The hypocrisy in each case approaches satirical levels, yet each happened today!
You can either lose your mind and your perspective:
It’s not your imagination — gasoline prices in Canada should be a lot lower than they are right now.
That’s according to Benjamin Reitzes, an economist at Bank of Montreal, who said the price Canadians pay at the pump should be a lot lower than it currently is based on the plunging price of a barrel of crude.
Or you can cool your jets and the overheating planet.
The latest round of interest in prices at the pump originated with some analysis yesterday from Bank of Montreal senior economist Benjamin Reitzes. While standing by the gas pumps this past weekend, Reitzes got to thinking. And so he ran the numbers and produced an eloquent graph.
“Simply,” concludes Reitzes, “consumers don’t appear to be reaping the full benefit of lower oil prices.”
Cue outrage in the comments section. Though, amusingly, some turned on the whistleblower, asking why the report didn’t do a similar job on bank fees.
“Certainly I, too, am unreasonably enticed by low pump prices.”
So, why do people who know better have brains that work this way?
“For the several minutes that I stand at the pump, all I do is stare at the growing total on the meter — there is nothing else to do,” wrote Ariely in Psychology Today in 2008. Watching the tank fill was an up-close-and-personal experience. It was repeated daily or weekly. It gave him a false sense of its importance to his life.
I hope we see meaningful changes in our economy, in time. There’s not a great understanding in our society that the economy is a system of resource distribution. We’ve enshrined it, even creating a phony holiday today when our retail gods go into the black.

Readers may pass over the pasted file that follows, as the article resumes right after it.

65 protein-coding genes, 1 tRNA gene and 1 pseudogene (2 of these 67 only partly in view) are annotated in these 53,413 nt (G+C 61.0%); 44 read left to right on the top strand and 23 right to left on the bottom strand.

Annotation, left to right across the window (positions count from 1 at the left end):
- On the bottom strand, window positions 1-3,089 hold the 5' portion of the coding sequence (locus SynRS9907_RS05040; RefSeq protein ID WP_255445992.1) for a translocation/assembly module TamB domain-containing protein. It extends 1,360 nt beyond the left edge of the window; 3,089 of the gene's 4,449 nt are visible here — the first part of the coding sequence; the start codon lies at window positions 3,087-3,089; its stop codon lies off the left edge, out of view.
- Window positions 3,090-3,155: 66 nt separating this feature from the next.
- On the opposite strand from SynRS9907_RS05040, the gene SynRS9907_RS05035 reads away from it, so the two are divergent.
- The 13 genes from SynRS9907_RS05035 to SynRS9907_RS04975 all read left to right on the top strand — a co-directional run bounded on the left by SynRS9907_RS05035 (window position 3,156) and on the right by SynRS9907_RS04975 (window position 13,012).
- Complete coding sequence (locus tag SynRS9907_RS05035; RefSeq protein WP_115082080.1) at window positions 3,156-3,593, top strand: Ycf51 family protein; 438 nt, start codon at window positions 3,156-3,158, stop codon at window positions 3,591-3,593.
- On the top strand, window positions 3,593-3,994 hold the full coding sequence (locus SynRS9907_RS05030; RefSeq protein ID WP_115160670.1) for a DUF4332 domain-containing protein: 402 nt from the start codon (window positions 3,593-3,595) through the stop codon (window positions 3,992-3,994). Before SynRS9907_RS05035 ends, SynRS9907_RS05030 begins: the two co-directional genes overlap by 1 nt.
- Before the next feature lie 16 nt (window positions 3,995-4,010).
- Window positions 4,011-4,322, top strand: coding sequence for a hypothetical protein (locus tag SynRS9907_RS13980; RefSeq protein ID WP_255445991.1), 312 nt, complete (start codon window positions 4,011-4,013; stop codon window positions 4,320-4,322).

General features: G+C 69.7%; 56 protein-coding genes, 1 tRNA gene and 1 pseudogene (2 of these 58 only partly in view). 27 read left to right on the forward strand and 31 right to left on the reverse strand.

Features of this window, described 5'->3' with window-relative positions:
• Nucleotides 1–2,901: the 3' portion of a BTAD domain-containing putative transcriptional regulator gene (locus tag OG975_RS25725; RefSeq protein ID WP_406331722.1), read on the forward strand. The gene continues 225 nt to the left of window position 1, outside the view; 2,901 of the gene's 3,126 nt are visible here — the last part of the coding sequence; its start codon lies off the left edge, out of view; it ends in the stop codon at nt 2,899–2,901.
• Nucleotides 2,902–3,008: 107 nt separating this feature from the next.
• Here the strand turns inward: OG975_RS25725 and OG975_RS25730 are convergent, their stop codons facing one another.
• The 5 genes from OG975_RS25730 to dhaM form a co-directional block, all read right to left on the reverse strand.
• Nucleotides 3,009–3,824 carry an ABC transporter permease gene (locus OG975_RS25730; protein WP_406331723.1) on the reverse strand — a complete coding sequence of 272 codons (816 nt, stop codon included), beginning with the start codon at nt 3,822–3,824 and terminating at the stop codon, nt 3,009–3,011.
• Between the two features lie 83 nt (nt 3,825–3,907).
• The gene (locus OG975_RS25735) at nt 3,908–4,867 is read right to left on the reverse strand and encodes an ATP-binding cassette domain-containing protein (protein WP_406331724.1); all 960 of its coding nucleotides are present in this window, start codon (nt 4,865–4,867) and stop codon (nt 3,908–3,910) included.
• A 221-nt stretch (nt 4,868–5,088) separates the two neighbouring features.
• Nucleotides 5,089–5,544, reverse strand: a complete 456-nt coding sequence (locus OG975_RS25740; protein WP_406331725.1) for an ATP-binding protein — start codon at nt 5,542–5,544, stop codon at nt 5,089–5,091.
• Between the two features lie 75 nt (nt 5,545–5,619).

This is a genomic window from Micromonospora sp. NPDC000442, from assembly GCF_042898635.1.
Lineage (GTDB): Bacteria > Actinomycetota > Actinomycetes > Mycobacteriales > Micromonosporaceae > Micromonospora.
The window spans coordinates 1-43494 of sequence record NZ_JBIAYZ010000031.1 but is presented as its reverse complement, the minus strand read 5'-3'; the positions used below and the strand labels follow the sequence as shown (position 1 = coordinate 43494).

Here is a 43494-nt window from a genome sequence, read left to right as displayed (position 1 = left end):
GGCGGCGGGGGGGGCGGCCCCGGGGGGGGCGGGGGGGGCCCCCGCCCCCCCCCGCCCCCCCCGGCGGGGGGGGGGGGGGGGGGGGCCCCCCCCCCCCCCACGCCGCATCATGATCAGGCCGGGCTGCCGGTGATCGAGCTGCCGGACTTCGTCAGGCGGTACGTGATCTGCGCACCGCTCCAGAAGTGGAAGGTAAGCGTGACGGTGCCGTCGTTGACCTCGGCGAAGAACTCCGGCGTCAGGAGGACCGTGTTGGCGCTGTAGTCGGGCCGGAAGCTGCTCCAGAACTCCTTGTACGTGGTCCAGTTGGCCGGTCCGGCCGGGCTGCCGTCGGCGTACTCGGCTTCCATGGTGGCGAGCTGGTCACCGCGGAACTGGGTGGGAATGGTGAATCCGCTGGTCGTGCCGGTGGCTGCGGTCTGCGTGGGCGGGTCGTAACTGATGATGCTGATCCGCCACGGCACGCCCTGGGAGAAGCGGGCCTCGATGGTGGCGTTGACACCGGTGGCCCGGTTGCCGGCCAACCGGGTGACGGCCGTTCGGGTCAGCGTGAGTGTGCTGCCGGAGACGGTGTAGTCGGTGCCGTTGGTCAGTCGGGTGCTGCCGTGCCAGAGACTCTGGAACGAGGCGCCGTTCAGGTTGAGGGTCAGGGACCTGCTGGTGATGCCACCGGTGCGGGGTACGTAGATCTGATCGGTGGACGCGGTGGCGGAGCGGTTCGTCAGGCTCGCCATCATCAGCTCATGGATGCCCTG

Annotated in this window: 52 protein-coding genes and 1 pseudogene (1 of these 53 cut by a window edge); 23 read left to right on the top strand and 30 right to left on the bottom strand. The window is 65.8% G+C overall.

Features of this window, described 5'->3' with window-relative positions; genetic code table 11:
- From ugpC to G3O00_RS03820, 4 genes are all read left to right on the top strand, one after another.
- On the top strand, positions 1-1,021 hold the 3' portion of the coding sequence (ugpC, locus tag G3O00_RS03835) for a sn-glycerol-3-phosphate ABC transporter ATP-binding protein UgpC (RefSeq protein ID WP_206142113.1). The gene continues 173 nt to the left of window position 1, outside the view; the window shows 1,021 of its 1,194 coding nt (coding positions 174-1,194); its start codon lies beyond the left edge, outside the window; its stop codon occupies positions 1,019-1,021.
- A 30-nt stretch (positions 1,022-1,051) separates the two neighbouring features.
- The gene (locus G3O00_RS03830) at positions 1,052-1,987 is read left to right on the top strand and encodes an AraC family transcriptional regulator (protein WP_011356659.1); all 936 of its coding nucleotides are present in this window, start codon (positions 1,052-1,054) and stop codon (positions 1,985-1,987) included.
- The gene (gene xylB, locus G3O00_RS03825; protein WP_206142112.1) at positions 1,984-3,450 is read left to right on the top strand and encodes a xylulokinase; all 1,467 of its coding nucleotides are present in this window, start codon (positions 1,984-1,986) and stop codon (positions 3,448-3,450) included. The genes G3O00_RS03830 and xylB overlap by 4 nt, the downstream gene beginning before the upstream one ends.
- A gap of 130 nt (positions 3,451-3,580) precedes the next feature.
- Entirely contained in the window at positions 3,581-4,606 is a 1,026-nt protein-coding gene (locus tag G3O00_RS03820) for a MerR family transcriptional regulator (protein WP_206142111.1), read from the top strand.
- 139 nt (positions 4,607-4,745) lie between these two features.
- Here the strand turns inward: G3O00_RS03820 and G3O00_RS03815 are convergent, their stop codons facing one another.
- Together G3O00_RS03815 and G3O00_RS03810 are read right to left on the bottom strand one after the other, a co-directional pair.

It’s not that Canadian oil patches use slavery (don’t seem to, and they pay workers well), but an economy shouldn’t thrive on creation of injustice. An economy is supposed to create the conditions for prolonged success of people participating in it. When it’s found to be causing harm, it must change to adapt, or the harm grows and creates threats to societal success.
Yet Suzuki did offend people.
“People caught … working for the fossil-fuel industry will have to make a transition, they are not the target of my ire,” he reportedly said.
“But who would say today that the economy should’ve come before slavery?” Suzuki said.”
He could have said the same about child labour, or the factory disaster in Bhopal, India that killed tens of thousands of people. It was 50 years ago that #Nader held an industry to account for a product that was unsafe when used. Today, it’s fossil fuels.
“People dare to say it’s more important to make money?!” – Suzuki
Yes, people dare say it, just as they did when justifying child labour too.
Is seeking an analogy with which to compare an industry presently essential to our economy, yet undeniably harming our atmosphere, destined to cause offense? There are fainting couches ready all over the Saskatchewan Legislature, lest someone mention a reduction in fossil fuel output in the presence of Brad Wall. Some of those couches are staffed by the media with great big feather fans at the ready while asking if people want to “nuance” their message opposing a growing fossil industry. Does that mean we should never bring up the subject about how he’s going to meet the increase in renewable energy by 2030, if he doesn’t reduce fossil fuel dependency?
Suzuki also understands the urgent importance in reducing pollution.
About having Suzuki on his show, “Because I’m a shit disturber” – Suzuki
“The twerp in me loves it!” – Solomon